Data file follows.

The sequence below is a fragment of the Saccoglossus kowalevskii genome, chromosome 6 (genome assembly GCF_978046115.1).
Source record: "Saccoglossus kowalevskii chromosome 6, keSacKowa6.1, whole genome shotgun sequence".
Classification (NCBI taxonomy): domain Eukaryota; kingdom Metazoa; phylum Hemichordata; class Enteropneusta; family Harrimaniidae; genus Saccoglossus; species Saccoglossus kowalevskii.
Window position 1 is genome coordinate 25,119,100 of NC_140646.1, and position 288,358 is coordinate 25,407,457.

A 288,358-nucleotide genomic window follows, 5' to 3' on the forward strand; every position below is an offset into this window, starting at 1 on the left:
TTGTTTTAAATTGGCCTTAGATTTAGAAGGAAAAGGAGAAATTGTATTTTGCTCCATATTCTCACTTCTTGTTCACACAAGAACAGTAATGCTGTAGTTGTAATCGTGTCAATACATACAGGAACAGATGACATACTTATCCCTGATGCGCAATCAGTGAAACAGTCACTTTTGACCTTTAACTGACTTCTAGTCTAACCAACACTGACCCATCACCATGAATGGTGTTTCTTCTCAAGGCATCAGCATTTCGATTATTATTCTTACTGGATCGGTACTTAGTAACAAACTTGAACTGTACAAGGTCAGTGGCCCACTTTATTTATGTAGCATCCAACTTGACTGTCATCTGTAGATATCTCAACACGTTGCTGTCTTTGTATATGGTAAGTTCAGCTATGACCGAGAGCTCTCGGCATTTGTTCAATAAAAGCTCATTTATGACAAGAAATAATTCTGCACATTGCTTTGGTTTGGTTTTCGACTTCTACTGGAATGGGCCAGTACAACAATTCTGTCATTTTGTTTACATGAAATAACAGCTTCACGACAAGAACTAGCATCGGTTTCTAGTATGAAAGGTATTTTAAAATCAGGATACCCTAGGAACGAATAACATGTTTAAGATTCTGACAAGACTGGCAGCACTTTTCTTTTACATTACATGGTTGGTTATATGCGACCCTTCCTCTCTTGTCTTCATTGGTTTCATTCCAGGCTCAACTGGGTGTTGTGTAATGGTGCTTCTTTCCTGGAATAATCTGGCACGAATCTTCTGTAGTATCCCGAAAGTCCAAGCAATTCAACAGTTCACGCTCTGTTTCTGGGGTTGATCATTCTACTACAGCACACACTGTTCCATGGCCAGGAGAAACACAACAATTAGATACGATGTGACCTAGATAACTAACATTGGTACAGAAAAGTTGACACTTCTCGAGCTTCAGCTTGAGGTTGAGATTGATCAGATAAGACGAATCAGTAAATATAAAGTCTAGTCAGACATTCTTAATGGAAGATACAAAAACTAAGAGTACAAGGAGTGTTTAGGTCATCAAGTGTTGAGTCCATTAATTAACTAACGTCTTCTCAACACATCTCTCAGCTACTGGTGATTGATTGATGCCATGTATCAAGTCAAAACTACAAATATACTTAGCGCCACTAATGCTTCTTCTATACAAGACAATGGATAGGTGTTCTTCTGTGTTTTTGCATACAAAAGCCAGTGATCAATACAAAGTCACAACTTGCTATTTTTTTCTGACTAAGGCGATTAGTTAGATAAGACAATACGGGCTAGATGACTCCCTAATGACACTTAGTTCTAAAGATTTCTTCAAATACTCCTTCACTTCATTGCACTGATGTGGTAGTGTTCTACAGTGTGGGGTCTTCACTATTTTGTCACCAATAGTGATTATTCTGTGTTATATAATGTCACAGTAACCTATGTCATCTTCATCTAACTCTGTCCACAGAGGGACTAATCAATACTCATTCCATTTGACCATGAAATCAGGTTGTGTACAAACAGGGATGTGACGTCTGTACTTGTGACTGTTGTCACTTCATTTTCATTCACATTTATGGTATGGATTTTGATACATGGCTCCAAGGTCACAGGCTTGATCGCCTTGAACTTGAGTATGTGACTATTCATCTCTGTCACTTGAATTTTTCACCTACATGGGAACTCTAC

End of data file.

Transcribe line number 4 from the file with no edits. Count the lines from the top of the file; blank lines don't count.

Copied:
Window position 1 is genome coordinate 25,119,100 of NC_140646.1, and position 288,358 is coordinate 25,407,457.